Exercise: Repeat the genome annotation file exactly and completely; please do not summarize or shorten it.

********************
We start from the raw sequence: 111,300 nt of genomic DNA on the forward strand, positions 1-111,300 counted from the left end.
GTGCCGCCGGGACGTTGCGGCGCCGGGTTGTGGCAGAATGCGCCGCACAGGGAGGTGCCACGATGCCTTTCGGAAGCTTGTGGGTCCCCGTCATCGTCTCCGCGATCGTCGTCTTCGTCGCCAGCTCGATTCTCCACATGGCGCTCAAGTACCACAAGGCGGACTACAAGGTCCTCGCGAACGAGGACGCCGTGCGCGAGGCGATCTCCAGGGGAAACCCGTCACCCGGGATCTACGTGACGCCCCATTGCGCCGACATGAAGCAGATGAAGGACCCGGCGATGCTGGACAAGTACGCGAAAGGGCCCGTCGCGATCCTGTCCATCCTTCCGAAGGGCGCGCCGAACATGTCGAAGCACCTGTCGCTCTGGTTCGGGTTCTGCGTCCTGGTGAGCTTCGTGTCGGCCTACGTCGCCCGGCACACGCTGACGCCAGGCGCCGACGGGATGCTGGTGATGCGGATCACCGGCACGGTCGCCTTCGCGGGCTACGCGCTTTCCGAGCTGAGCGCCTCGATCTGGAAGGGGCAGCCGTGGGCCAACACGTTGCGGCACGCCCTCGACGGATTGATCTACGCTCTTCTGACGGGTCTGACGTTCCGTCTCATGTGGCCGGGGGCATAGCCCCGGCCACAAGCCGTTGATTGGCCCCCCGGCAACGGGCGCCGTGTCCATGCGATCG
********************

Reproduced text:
We start from the raw sequence: 111,300 nt of genomic DNA on the forward strand, positions 1-111,300 counted from the left end.
GTGCCGCCGGGACGTTGCGGCGCCGGGTTGTGGCAGAATGCGCCGCACAGGGAGGTGCCACGATGCCTTTCGGAAGCTTGTGGGTCCCCGTCATCGTCTCCGCGATCGTCGTCTTCGTCGCCAGCTCGATTCTCCACATGGCGCTCAAGTACCACAAGGCGGACTACAAGGTCCTCGCGAACGAGGACGCCGTGCGCGAGGCGATCTCCAGGGGAAACCCGTCACCCGGGATCTACGTGACGCCCCATTGCGCCGACATGAAGCAGATGAAGGACCCGGCGATGCTGGACAAGTACGCGAAAGGGCCCGTCGCGATCCTGTCCATCCTTCCGAAGGGCGCGCCGAACATGTCGAAGCACCTGTCGCTCTGGTTCGGGTTCTGCGTCCTGGTGAGCTTCGTGTCGGCCTACGTCGCCCGGCACACGCTGACGCCAGGCGCCGACGGGATGCTGGTGATGCGGATCACCGGCACGGTCGCCTTCGCGGGCTACGCGCTTTCCGAGCTGAGCGCCTCGATCTGGAAGGGGCAGCCGTGGGCCAACACGTTGCGGCACGCCCTCGACGGATTGATCTACGCTCTTCTGACGGGTCTGACGTTCCGTCTCATGTGGCCGGGGGCATAGCCCCGGCCACAAGCCGTTGATTGGCCCCCCGGCAACGGGCGCCGTGTCCATGCGATCG